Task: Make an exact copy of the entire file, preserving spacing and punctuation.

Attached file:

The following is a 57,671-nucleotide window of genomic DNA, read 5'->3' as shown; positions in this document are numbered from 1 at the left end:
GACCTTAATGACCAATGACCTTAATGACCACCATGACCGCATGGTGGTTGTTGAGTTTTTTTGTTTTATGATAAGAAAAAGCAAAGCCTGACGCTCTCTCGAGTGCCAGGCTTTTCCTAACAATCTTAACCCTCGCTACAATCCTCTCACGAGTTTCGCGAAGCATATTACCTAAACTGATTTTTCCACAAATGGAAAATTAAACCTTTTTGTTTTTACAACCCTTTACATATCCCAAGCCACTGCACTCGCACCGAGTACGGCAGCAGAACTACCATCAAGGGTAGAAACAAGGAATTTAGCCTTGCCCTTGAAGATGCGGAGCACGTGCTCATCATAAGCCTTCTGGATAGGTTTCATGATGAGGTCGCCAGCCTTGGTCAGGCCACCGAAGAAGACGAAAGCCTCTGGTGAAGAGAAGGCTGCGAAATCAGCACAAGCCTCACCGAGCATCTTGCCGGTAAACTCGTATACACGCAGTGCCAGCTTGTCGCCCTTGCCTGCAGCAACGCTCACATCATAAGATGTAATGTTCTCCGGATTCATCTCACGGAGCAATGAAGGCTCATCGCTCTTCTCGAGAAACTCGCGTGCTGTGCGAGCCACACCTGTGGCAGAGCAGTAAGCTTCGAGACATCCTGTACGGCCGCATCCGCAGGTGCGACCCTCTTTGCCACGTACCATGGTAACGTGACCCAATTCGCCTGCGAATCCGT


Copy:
The following is a 57,671-nucleotide window of genomic DNA, read 5'->3' as shown; positions in this document are numbered from 1 at the left end:
GACCTTAATGACCAATGACCTTAATGACCACCATGACCGCATGGTGGTTGTTGAGTTTTTTTGTTTTATGATAAGAAAAAGCAAAGCCTGACGCTCTCTCGAGTGCCAGGCTTTTCCTAACAATCTTAACCCTCGCTACAATCCTCTCACGAGTTTCGCGAAGCATATTACCTAAACTGATTTTTCCACAAATGGAAAATTAAACCTTTTTGTTTTTACAACCCTTTACATATCCCAAGCCACTGCACTCGCACCGAGTACGGCAGCAGAACTACCATCAAGGGTAGAAACAAGGAATTTAGCCTTGCCCTTGAAGATGCGGAGCACGTGCTCATCATAAGCCTTCTGGATAGGTTTCATGATGAGGTCGCCAGCCTTGGTCAGGCCACCGAAGAAGACGAAAGCCTCTGGTGAAGAGAAGGCTGCGAAATCAGCACAAGCCTCACCGAGCATCTTGCCGGTAAACTCGTATACACGCAGTGCCAGCTTGTCGCCCTTGCCTGCAGCAACGCTCACATCATAAGATGTAATGTTCTCCGGATTCATCTCACGGAGCAATGAAGGCTCATCGCTCTTCTCGAGAAACTCGCGTGCTGTGCGAGCCACACCTGTGGCAGAGCAGTAAGCTTCGAGACATCCTGTACGGCCGCATCCGCAGGTGCGACCCTCTTTGCCACGTACCATGGTAACGTGACCCAATTCGCCTGCGAATCCGT